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Deacon's Corner 11/5/2023

As I sat down to write this Deacon’s Corner my mind was more focused on my lost church keys because I had just given up after 30 minutes of looking for them. I had the keys in my hand and walked out the door to get our mail from the church office after first stopping by the truck to get something. When I arrived at the church door my keys were gone! The entire walk and retrieval from the truck lasted less than a minute. So, where could my keys be!?

Three times I retraced my steps, searched the truck, and dug through the garbage to no avail. Feeling defeated, I walked back to the house as Kimberly was putting dinner on the table. I thought, well St. Anthony, this is your department. I decided to squeeze in one more search with a flashlight just as it was getting dark. Within 30 seconds I found my keys! They were in the parking lot blended in among some fallen leaves. I immediately thanked St. Anthony. So, what is it about St. Anthony that we pray for his help to find lost things?

St. Anthony of Padua was a Catholic priest and Franciscan friar who lived from 1195 to 1231. His feast day is June 13. He was born to a wealthy Portuguese family. He became known throughout Portugal and parts of Italy as a commanding speaker and is often considered the greatest preacher of the Middle Ages. St. Anthony was entrusted by St. Francis of Assisi to train young seminarians studying for ordination in the Franciscan Order.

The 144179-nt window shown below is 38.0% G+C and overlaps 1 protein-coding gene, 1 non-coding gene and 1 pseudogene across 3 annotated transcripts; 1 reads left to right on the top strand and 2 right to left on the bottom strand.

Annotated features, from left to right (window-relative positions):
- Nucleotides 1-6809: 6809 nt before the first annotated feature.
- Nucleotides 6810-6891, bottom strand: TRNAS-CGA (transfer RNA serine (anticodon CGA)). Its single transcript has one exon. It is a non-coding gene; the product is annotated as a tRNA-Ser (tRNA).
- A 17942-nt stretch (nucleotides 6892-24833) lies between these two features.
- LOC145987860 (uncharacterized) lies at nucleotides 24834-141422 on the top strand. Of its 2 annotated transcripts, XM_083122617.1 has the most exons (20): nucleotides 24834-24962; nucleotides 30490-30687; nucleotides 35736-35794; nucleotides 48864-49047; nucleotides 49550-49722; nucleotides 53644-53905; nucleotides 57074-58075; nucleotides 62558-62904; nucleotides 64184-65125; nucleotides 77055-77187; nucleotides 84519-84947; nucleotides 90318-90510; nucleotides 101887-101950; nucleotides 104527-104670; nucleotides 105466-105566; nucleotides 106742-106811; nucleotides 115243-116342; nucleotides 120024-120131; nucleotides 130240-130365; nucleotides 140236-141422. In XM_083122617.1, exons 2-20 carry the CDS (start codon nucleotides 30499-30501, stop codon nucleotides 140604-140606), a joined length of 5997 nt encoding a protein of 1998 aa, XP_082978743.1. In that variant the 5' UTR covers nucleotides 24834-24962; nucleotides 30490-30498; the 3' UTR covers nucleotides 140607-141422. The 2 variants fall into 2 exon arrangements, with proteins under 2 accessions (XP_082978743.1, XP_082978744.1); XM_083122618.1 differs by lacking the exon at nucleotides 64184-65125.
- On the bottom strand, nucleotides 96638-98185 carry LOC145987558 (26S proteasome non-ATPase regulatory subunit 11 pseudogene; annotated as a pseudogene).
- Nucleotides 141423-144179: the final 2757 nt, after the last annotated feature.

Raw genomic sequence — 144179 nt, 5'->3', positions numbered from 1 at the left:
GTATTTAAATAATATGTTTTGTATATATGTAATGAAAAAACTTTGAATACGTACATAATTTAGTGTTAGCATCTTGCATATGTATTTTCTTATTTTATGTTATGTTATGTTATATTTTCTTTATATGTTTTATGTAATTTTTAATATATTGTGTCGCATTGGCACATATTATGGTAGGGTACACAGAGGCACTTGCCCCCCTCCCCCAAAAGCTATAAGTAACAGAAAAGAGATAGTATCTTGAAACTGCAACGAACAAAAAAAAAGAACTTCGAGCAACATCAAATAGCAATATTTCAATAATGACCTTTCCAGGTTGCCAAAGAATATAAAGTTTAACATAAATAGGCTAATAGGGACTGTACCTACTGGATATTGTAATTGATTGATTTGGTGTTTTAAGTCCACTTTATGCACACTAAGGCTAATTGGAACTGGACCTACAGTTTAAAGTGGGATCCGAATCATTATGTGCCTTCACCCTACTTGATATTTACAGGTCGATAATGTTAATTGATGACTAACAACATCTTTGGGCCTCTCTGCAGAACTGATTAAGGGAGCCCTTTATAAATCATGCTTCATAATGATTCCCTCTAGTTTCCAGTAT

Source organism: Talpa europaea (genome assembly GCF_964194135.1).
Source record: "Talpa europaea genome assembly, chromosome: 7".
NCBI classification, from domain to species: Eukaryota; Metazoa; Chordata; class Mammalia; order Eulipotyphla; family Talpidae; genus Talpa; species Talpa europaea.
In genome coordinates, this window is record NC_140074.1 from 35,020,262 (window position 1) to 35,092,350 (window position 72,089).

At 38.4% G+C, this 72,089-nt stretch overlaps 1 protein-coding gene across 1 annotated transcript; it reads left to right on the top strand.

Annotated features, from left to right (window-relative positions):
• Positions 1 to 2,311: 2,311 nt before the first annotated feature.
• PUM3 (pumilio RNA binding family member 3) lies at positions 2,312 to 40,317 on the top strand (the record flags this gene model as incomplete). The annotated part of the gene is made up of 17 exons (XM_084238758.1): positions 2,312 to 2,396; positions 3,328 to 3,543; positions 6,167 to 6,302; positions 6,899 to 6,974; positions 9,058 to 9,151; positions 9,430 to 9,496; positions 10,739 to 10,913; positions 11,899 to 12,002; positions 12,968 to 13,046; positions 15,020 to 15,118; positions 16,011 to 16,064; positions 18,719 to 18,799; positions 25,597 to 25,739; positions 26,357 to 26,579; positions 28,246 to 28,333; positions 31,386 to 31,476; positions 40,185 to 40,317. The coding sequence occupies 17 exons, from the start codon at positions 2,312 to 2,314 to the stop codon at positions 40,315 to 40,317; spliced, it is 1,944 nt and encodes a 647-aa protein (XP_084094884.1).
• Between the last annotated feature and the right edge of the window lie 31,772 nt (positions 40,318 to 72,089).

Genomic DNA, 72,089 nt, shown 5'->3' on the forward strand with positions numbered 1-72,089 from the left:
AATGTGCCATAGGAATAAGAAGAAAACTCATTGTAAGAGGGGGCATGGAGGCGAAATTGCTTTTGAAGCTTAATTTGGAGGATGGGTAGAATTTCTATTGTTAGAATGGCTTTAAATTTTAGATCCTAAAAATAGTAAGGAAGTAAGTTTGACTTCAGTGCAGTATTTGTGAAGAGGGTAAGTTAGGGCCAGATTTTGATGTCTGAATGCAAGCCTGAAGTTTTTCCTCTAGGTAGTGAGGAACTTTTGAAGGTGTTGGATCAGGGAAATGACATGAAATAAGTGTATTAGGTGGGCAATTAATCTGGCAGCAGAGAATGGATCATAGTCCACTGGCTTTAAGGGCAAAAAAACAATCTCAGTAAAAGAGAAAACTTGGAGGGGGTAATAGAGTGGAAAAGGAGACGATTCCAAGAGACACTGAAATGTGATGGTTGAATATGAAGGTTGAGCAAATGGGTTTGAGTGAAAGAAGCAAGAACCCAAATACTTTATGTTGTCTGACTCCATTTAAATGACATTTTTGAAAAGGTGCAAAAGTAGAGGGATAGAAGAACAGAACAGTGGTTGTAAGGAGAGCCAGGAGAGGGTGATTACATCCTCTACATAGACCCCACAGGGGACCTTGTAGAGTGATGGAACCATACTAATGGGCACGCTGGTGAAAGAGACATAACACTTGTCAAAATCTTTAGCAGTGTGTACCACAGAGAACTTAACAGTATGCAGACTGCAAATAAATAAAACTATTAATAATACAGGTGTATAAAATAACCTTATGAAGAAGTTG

The tradition of calling upon St. Anthony when something is lost or stolen can be traced back to an incident that occurred in Bologna. According to legend, Anthony had a psalter (a book of psalms) in which he kept notes and comments he used in teaching his seminarian students. In the days before the printing press, a printed book was expensive and difficult to replace.

Anthony’s psalter was stolen by a novice who left the order and took the book with him. When Anthony realized the book was missing, he prayed that it might be returned or found. Anthony’s prayers were answered. The thief had a change of heart — eventually returning the book and returning to seminary. That psalter is now preserved in the Franciscan Friary in Bologna, Italy.

Today, we pray for St. Anthony to intercede when we’ve lost something. BUT we can also pray for his help for someone who has lost faith, or for a lost loved one. No, I don’t think he miraculously put my keys where I could find them, and it wasn’t a coincidence either. I do believe he helped clear my mind so I could slow down and focus on where they could be. St. Anthony, pray for us, and thank you for inspiring me to write my story for my Deacon’s Corner this week.

Deacon John

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